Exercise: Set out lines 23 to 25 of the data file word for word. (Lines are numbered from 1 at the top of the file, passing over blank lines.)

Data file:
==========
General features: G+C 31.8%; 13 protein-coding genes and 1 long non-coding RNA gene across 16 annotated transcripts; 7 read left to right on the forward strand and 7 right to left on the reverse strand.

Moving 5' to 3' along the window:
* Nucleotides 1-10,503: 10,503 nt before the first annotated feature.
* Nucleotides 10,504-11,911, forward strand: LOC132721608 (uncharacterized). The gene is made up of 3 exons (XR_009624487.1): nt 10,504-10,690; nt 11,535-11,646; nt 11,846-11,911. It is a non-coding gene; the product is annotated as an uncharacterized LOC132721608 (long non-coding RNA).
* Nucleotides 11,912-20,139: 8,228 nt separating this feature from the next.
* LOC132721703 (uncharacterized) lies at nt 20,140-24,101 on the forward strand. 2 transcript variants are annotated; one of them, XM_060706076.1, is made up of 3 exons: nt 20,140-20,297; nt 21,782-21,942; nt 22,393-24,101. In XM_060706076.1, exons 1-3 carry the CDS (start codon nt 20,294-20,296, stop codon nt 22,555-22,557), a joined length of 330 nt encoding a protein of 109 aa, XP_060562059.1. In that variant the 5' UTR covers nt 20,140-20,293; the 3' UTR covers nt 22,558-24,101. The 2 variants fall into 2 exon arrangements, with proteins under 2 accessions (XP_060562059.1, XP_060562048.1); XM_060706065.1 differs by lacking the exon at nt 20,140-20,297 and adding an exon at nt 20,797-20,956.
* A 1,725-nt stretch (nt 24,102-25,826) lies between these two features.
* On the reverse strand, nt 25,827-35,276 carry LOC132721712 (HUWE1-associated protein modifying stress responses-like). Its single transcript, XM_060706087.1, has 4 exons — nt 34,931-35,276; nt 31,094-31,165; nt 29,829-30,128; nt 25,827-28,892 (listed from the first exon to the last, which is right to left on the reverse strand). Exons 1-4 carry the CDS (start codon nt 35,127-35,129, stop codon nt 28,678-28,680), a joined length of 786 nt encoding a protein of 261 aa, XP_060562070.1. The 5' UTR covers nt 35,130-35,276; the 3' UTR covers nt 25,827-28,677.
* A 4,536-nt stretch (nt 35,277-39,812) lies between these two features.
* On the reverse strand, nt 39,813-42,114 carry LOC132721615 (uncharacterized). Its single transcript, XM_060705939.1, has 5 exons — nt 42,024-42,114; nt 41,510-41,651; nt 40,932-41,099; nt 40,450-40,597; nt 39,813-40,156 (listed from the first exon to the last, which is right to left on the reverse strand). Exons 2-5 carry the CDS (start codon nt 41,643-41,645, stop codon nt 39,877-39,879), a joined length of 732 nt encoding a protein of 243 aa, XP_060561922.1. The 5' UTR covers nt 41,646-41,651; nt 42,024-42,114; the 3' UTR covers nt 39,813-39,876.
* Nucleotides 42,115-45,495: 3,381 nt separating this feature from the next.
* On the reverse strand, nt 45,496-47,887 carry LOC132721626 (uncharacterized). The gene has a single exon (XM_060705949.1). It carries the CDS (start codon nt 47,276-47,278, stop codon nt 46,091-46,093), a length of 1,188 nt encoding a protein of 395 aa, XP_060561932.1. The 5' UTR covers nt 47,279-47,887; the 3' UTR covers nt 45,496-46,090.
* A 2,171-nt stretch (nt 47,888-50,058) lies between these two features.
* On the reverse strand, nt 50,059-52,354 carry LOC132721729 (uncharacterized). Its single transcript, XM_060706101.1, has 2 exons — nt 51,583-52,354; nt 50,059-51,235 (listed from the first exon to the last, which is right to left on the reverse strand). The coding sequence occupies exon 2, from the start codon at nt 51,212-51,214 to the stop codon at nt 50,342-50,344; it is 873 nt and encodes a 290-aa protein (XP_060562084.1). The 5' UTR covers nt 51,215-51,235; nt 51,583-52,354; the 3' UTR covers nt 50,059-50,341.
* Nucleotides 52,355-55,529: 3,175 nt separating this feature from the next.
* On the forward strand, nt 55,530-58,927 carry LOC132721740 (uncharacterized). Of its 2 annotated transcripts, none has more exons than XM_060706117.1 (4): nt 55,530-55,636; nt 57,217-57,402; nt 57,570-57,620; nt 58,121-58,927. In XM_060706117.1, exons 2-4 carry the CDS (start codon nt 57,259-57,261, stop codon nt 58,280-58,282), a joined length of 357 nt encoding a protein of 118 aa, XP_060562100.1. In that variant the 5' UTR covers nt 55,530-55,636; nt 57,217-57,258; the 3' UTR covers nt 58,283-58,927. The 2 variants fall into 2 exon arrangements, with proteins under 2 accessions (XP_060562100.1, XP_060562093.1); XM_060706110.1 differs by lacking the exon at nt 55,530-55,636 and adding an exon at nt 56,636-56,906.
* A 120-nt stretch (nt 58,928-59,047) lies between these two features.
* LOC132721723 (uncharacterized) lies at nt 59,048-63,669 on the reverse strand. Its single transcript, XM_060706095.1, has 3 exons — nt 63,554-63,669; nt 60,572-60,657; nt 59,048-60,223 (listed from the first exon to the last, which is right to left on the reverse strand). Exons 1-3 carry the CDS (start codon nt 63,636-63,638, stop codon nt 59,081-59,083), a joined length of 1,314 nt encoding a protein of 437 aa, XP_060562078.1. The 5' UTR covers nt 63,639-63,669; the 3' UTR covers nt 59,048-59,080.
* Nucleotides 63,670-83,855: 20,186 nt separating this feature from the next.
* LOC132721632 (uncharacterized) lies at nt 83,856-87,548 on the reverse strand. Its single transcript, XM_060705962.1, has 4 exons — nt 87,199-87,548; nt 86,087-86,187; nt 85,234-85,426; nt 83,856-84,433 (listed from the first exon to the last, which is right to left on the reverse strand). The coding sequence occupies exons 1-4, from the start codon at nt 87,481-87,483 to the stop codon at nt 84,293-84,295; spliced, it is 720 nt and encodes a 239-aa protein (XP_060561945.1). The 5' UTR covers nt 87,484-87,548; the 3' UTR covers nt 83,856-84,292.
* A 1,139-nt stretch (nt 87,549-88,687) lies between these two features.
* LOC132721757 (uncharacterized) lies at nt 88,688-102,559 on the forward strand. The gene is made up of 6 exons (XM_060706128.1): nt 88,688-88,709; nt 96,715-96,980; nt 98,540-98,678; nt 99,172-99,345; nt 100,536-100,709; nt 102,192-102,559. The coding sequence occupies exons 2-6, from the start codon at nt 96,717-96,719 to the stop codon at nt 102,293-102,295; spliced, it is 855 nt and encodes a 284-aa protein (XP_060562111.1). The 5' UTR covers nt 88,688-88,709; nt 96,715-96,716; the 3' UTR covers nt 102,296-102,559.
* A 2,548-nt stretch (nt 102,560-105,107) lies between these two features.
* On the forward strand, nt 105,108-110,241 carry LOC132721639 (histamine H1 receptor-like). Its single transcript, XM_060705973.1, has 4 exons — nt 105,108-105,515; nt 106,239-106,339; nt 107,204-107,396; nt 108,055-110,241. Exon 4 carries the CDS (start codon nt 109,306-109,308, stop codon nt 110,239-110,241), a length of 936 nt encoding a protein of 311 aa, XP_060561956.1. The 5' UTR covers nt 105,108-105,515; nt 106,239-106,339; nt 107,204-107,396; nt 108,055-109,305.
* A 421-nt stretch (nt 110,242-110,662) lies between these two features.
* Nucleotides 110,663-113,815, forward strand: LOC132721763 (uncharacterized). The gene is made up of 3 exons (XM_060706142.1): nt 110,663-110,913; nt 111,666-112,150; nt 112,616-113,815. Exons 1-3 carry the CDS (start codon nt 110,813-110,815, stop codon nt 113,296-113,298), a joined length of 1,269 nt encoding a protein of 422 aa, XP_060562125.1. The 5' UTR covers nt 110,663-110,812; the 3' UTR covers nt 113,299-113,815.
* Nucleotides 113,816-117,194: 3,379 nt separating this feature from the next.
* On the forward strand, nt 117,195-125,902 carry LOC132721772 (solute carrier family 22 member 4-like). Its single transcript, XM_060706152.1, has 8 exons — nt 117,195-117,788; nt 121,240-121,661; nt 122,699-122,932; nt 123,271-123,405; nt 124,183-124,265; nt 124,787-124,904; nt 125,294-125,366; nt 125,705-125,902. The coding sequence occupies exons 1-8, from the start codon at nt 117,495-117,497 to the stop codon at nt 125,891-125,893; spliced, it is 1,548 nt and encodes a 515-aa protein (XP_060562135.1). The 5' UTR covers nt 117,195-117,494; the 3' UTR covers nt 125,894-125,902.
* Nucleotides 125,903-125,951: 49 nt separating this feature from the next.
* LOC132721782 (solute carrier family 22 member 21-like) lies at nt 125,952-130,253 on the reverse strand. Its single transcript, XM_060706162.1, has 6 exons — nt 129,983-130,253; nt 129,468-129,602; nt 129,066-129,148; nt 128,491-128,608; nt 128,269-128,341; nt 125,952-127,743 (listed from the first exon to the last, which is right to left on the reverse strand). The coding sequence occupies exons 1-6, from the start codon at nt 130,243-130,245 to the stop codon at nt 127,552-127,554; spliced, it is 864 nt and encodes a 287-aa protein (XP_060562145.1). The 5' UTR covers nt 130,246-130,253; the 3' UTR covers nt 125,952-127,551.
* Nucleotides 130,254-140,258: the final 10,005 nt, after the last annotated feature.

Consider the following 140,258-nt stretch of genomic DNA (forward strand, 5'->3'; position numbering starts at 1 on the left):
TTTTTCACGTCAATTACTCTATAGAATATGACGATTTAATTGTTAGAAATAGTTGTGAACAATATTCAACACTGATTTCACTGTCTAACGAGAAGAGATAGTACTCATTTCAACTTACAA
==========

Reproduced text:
* A 2,548-nt stretch (nt 102,560-105,107) lies between these two features.
* On the forward strand, nt 105,108-110,241 carry LOC132721639 (histamine H1 receptor-like). Its single transcript, XM_060705973.1, has 4 exons — nt 105,108-105,515; nt 106,239-106,339; nt 107,204-107,396; nt 108,055-110,241. Exon 4 carries the CDS (start codon nt 109,306-109,308, stop codon nt 110,239-110,241), a length of 936 nt encoding a protein of 311 aa, XP_060561956.1. The 5' UTR covers nt 105,108-105,515; nt 106,239-106,339; nt 107,204-107,396; nt 108,055-109,305.
* A 421-nt stretch (nt 110,242-110,662) lies between these two features.